Vitamin D deficiency linked to increased risk of pre-eclampsia
Anna Seward - Aug 2013
A study suggests that women with insufficient levels of vitamin D in their blood may be more likely to experience pre-eclampsia during pregnancy.
Women with a deficiency in vitamin D - the so-called 'sunshine vitamin' - may have an increased risk of the pregnancy complication pre-eclampsia, new study has found.
Pre-eclampsia is characterised by high blood pressure, fluid retention and protein in the urine and can lead to serious complications for both mother and unborn baby if left untreated.
Researchers at the Isfahan University of Medical Sciences in Iran conducted a review of existing research on the vitamin's role in pre-eclampsia risk, after observing that the conclusions of previous studies had been inconsistent.
They therefore attempted to combine and summarise information on the possible links between the levels of vitamin D in women's blood and their risk of the pregnancy complication.
A total of 15 relevant articles were identified, all of which had looked at the links between maternal vitamin D levels and pre-eclampsia risk.
Eight of these were used to perform a meta-analysis, in which the data from the individual studies were combined to provide one large dataset.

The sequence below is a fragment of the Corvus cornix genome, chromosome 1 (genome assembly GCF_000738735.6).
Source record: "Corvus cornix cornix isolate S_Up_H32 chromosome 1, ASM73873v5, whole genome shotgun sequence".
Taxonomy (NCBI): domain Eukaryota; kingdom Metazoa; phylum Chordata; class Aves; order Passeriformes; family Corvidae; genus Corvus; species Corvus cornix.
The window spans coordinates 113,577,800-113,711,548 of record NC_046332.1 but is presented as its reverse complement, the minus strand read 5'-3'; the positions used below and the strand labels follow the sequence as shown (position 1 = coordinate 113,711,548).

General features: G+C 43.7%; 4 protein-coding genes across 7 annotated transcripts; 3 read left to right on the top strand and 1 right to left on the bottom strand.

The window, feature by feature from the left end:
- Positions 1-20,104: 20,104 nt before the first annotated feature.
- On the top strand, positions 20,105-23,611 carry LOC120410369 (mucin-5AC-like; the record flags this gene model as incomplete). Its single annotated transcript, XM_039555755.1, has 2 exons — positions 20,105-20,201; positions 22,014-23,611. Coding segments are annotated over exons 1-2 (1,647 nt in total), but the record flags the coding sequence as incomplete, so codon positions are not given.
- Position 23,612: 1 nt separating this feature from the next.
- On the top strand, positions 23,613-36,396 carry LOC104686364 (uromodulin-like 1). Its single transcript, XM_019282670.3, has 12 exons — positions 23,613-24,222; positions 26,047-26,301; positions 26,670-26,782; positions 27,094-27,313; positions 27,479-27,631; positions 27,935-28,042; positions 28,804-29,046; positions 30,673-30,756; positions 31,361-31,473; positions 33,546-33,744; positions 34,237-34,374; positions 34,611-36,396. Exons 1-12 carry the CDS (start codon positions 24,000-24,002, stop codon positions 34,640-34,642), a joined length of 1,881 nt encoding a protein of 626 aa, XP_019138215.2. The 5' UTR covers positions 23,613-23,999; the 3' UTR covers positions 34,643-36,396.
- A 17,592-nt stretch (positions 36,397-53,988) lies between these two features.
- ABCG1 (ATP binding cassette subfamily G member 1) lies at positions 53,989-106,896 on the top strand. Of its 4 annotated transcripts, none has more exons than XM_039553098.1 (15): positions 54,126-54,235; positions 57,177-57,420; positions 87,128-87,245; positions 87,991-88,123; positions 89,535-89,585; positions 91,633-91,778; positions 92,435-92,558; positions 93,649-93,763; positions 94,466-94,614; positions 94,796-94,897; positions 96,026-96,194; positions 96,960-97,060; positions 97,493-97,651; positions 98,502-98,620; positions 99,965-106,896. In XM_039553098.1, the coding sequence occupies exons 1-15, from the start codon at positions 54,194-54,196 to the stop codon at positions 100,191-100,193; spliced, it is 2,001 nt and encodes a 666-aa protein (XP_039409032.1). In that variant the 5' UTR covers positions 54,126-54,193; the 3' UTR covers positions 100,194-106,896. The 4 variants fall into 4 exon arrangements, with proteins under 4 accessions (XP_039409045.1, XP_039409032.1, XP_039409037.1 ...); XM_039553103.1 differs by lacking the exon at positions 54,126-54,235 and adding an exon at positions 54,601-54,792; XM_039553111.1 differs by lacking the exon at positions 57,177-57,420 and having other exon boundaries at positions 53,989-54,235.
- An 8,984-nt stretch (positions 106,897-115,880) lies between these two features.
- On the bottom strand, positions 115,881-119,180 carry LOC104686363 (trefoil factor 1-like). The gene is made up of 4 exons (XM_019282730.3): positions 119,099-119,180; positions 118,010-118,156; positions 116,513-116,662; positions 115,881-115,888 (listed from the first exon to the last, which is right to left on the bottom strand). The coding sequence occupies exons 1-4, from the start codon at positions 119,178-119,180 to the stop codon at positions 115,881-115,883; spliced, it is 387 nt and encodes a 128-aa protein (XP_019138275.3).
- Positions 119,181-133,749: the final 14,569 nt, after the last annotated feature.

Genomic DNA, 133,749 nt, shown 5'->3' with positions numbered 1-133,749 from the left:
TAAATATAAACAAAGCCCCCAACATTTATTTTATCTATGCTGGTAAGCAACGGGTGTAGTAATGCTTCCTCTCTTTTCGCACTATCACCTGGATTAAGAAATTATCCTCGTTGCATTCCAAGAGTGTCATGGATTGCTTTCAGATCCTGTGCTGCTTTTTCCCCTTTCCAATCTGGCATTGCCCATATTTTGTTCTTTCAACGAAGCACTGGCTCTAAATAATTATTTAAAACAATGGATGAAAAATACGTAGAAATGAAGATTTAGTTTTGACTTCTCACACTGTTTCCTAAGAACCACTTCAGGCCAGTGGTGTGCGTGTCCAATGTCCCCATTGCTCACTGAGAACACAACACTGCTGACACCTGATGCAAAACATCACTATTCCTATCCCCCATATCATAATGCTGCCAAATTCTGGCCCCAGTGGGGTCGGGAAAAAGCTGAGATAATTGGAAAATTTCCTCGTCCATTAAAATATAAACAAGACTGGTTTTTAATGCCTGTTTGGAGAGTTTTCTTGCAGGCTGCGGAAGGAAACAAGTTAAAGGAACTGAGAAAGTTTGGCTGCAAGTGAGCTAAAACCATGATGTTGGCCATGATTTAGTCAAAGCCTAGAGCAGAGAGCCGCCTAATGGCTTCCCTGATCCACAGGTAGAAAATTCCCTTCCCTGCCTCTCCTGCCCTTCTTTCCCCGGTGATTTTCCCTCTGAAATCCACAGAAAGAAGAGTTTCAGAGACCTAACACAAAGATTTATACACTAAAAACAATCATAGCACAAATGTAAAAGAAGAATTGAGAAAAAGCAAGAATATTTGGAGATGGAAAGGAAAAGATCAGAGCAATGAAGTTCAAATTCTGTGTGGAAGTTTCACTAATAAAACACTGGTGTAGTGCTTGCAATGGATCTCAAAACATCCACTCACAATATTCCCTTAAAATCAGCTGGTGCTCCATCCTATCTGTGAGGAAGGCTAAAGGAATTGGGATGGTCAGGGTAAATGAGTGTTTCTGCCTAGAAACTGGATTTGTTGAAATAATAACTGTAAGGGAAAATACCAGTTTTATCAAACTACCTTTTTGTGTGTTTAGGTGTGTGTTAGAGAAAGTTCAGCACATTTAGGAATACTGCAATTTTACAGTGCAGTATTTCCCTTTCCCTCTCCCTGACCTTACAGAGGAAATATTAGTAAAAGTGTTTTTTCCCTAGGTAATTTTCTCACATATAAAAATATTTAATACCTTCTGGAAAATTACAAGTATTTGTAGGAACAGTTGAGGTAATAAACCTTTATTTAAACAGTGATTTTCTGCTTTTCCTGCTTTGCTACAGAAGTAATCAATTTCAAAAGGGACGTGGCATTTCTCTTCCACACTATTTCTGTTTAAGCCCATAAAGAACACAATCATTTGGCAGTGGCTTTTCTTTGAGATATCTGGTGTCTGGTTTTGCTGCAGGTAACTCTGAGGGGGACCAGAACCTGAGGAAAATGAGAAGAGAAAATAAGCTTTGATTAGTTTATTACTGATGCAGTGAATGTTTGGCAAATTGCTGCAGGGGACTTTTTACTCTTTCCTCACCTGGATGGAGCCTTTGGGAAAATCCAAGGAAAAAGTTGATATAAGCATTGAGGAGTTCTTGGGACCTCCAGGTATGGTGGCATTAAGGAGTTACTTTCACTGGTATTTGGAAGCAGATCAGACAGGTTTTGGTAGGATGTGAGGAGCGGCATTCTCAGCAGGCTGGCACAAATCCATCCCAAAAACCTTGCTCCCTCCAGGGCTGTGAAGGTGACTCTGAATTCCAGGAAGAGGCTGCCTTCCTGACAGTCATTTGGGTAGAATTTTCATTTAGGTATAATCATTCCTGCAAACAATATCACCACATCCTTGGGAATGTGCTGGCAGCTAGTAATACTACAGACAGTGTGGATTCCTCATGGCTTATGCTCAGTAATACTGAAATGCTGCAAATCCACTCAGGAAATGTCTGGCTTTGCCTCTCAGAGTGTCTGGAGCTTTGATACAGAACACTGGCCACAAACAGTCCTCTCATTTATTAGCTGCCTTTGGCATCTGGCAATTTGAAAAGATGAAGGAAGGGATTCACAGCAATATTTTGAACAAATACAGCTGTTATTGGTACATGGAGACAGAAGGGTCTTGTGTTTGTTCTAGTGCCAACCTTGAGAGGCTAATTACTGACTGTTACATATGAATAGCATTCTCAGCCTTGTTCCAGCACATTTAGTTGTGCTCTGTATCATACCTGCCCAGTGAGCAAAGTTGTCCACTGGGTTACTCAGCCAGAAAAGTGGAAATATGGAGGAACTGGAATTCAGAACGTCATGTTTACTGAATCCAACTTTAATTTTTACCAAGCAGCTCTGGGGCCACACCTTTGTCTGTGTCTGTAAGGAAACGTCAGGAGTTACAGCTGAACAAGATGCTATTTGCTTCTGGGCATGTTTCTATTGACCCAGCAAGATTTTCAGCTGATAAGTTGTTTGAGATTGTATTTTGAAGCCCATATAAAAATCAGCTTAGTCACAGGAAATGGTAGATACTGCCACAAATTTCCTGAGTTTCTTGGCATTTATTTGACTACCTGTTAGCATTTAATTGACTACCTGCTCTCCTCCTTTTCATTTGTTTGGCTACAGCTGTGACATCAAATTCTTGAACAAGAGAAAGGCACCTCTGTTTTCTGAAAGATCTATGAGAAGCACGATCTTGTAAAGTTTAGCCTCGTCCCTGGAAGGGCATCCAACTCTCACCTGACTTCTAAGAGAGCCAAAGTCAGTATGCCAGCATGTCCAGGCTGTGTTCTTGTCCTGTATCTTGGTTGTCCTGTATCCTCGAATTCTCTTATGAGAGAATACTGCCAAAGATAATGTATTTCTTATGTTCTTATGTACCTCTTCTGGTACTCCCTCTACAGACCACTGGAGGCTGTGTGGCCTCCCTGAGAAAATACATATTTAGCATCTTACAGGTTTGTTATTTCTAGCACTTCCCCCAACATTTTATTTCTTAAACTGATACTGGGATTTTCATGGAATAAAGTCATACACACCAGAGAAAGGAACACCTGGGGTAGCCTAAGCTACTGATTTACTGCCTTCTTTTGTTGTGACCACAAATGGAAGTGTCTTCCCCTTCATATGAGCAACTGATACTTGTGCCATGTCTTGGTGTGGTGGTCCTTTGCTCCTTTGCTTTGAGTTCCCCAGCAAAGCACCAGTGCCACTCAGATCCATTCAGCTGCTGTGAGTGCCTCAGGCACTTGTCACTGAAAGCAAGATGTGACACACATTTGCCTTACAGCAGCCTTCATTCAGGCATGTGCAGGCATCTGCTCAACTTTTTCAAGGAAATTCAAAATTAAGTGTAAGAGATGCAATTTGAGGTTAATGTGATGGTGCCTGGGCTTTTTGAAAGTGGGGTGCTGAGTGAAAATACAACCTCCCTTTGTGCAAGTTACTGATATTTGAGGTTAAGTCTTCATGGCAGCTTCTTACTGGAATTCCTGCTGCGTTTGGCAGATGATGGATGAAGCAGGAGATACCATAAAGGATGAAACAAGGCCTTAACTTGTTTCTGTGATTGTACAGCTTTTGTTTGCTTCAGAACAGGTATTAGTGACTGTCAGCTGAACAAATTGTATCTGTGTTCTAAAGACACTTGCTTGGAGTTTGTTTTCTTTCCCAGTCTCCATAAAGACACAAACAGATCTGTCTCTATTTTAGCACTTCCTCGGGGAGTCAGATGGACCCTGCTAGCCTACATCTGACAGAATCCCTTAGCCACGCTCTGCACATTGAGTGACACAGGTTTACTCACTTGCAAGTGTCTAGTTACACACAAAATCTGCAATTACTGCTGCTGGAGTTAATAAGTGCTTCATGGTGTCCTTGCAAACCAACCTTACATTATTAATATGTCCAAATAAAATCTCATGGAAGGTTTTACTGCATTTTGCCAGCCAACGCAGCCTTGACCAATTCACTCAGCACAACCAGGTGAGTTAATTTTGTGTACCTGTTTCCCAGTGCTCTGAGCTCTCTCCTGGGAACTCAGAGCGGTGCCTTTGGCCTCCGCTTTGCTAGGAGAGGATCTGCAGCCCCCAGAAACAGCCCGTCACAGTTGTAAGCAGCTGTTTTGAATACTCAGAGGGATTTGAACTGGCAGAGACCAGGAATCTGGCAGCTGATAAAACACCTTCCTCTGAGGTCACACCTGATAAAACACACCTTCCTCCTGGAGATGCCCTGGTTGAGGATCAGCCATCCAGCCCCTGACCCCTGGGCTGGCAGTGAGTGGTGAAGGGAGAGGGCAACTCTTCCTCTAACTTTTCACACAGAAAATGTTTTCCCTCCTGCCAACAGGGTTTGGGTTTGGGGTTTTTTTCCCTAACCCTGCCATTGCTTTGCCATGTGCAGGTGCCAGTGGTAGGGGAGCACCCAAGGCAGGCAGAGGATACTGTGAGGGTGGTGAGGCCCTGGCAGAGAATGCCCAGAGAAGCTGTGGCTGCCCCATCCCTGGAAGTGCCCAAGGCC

The researchers found an overall link between vitamin D deficiency and the risk of pre-eclampsia.
Publishing their findings in the Journal of Clinical Endocrinology & Metabolism, the study authors concluded: "There was a significant relationship between vitamin D deficiency and increased risk of pre-eclampsia. Further studies are required, particularly in developing countries."
This is not the first study to link vitamin D deficiency with pregnancy-related problems, as earlier research - conducted by scientists at Canada's University of Calgary and published in the British Medical Journal - found that mothers-to-be with low levels of the vitamin were more likely to develop gestational diabetes and to give birth to small babies.
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